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Links between methanotroph community composition and CH(4) oxidation in a pine forest soil

Bengtson, Per LU ; Basiliko, Nathan; Dumont, Marc G; Hills, Melissa; Murrell, J Colin; Roy, Real and Grayston, Sue J (2009) In FEMS Microbiology Ecology 70(3). p.356-366
Abstract
The main gap in our knowledge about what determines the rate of CH(4) oxidation in forest soils is the biology of the microorganisms involved, the identity of which remains unclear. In this study, we used stable-isotope probing (SIP) following (13)CH(4) incorporation into phospholipid fatty acids (PLFAs) and DNA/RNA, and sequencing of methane mono-oxygenase (pmoA) genes, to identify the influence of variation in community composition on CH(4) oxidation rates. The rates of (13)C incorporation into PLFAs differed between horizons, with low (13)C incorporation in the organic soil and relatively high (13)C incorporation into the two mineral horizons. The microbial community composition of the methanotrophs incorporating the (13)C label also... (More)
The main gap in our knowledge about what determines the rate of CH(4) oxidation in forest soils is the biology of the microorganisms involved, the identity of which remains unclear. In this study, we used stable-isotope probing (SIP) following (13)CH(4) incorporation into phospholipid fatty acids (PLFAs) and DNA/RNA, and sequencing of methane mono-oxygenase (pmoA) genes, to identify the influence of variation in community composition on CH(4) oxidation rates. The rates of (13)C incorporation into PLFAs differed between horizons, with low (13)C incorporation in the organic soil and relatively high (13)C incorporation into the two mineral horizons. The microbial community composition of the methanotrophs incorporating the (13)C label also differed between horizons, and statistical analyses suggested that the methanotroph community composition was a major cause of variation in CH(4) oxidation rates. Both PLFA and pmoA-based data indicated that CH(4) oxidizers in this soil belong to the uncultivated 'upland soil cluster alpha'. CH(4) oxidation potential exhibited the opposite pattern to (13)C incorporation, suggesting that CH(4) oxidation potential assays may correlate poorly with in situ oxidation rates. The DNA/RNA-SIP assay was not successful, most likely due to insufficient (13)C-incorporation into DNA/RNA. The limitations of the technique are briefly discussed. (Less)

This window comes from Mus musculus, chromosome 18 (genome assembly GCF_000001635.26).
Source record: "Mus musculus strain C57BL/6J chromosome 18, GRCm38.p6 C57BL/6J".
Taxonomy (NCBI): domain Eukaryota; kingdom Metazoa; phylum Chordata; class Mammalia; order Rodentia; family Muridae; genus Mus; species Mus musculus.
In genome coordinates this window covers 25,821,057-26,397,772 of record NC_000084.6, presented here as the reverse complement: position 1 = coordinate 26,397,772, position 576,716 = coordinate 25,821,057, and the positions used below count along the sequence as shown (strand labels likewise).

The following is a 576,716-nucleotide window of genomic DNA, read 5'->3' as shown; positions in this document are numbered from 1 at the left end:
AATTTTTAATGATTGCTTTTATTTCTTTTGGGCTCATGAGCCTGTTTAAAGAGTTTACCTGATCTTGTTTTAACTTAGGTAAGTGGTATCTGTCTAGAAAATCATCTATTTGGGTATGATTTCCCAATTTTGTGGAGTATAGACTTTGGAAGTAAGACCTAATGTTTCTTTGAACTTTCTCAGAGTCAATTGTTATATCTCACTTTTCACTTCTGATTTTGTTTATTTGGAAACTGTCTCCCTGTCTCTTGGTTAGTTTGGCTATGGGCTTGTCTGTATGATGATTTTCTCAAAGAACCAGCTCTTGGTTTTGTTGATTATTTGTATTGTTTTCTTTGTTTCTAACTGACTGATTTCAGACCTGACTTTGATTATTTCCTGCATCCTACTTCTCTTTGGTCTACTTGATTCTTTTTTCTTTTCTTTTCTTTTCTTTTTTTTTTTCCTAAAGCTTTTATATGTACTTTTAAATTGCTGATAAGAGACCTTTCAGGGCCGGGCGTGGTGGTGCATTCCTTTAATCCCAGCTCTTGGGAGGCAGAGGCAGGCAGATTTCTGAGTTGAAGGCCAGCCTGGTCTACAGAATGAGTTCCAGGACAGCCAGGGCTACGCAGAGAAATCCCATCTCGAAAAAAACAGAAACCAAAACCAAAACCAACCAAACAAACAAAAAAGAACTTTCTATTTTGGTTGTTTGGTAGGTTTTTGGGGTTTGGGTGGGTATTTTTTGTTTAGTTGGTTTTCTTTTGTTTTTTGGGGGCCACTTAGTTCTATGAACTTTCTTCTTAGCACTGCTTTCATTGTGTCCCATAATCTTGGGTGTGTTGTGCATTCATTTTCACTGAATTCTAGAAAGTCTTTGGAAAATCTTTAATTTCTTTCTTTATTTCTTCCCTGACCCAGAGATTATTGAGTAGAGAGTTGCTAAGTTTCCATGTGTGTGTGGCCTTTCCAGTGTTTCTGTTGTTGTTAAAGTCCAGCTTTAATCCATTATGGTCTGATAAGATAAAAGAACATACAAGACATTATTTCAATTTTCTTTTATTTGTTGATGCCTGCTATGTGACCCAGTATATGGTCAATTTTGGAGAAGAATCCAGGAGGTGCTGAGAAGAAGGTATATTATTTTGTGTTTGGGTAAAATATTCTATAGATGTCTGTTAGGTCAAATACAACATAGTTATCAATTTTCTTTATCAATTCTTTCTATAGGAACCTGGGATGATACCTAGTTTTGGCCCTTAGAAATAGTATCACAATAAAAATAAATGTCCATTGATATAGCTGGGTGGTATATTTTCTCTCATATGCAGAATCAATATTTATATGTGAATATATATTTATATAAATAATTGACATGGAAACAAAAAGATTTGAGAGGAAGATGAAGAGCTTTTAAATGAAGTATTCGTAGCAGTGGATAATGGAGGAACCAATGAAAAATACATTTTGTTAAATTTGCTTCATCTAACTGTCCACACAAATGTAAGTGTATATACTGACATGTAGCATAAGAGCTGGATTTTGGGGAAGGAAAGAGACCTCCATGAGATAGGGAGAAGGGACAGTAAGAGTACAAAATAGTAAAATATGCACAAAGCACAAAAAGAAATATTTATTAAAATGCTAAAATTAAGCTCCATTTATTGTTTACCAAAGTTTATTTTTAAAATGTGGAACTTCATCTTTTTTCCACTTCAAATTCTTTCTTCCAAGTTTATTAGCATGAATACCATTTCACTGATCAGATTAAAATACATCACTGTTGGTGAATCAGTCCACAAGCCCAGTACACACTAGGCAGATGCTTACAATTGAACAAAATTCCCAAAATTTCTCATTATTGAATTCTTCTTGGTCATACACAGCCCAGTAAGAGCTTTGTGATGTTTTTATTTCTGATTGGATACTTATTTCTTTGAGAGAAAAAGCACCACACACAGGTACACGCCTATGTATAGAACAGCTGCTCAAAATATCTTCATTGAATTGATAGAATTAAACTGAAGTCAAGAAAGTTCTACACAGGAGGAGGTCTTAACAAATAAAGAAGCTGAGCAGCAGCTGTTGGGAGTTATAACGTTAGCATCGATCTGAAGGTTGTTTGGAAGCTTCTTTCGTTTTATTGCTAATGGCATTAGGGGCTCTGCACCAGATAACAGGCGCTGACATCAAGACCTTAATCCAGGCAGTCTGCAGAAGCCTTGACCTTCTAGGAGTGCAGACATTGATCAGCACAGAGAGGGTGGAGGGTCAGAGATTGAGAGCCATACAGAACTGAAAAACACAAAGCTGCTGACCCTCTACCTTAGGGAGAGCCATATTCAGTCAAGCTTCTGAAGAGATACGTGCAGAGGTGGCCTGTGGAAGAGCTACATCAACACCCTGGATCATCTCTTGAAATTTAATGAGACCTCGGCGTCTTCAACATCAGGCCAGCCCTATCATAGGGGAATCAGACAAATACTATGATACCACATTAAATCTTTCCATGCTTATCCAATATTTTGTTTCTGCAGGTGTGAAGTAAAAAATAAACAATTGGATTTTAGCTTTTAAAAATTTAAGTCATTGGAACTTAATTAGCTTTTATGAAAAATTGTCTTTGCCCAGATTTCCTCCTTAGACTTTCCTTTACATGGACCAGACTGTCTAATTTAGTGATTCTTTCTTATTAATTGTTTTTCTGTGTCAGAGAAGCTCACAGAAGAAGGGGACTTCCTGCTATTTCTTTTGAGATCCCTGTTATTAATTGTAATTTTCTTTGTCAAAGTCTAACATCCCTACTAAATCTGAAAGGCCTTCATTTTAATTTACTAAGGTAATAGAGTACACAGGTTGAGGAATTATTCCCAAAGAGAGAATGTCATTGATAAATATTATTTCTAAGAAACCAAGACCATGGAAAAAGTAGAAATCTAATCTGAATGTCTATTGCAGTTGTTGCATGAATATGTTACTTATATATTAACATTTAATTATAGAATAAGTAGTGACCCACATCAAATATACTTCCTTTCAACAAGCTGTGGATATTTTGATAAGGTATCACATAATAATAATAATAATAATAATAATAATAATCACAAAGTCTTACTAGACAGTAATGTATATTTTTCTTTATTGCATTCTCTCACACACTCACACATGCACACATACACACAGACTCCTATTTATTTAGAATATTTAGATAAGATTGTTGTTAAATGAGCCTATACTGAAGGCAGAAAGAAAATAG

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author
organization
publishing date
type
Contribution to journal
publication status
published
subject
keywords
methane-oxidizing bacteria, methanotroph, nucleic acid, stable-isotope probing, phospholipid fatty acid, methane mono-oxygenase
in
FEMS Microbiology Ecology
volume
70
issue
3
pages
356 - 366
publisher
Elsevier
external identifiers
  • scopus:70449123858
ISSN
1574-6941
DOI
10.1111/j.1574-6941.2009.00751.x
language
English
LU publication?
yes
id
c866e393-1df6-4585-9255-21f7d38c66e2 (old id 2339704)
date added to LUP
2012-02-13 12:54:29
date last changed
2017-12-10 03:43:53
@article{c866e393-1df6-4585-9255-21f7d38c66e2,
  abstract     = {The main gap in our knowledge about what determines the rate of CH(4) oxidation in forest soils is the biology of the microorganisms involved, the identity of which remains unclear. In this study, we used stable-isotope probing (SIP) following (13)CH(4) incorporation into phospholipid fatty acids (PLFAs) and DNA/RNA, and sequencing of methane mono-oxygenase (pmoA) genes, to identify the influence of variation in community composition on CH(4) oxidation rates. The rates of (13)C incorporation into PLFAs differed between horizons, with low (13)C incorporation in the organic soil and relatively high (13)C incorporation into the two mineral horizons. The microbial community composition of the methanotrophs incorporating the (13)C label also differed between horizons, and statistical analyses suggested that the methanotroph community composition was a major cause of variation in CH(4) oxidation rates. Both PLFA and pmoA-based data indicated that CH(4) oxidizers in this soil belong to the uncultivated 'upland soil cluster alpha'. CH(4) oxidation potential exhibited the opposite pattern to (13)C incorporation, suggesting that CH(4) oxidation potential assays may correlate poorly with in situ oxidation rates. The DNA/RNA-SIP assay was not successful, most likely due to insufficient (13)C-incorporation into DNA/RNA. The limitations of the technique are briefly discussed.},
  author       = {Bengtson, Per and Basiliko, Nathan and Dumont, Marc G and Hills, Melissa and Murrell, J Colin and Roy, Real and Grayston, Sue J},
  issn         = {1574-6941},
  keyword      = {methane-oxidizing bacteria,methanotroph,nucleic acid,stable-isotope probing,phospholipid fatty acid,methane mono-oxygenase},
  language     = {eng},
  number       = {3},
  pages        = {356--366},
  publisher    = {Elsevier},
  series       = {FEMS Microbiology Ecology},
  title        = {Links between methanotroph community composition and CH(4) oxidation in a pine forest soil},
  url          = {http://dx.doi.org/10.1111/j.1574-6941.2009.00751.x},
  volume       = {70},
  year         = {2009},
}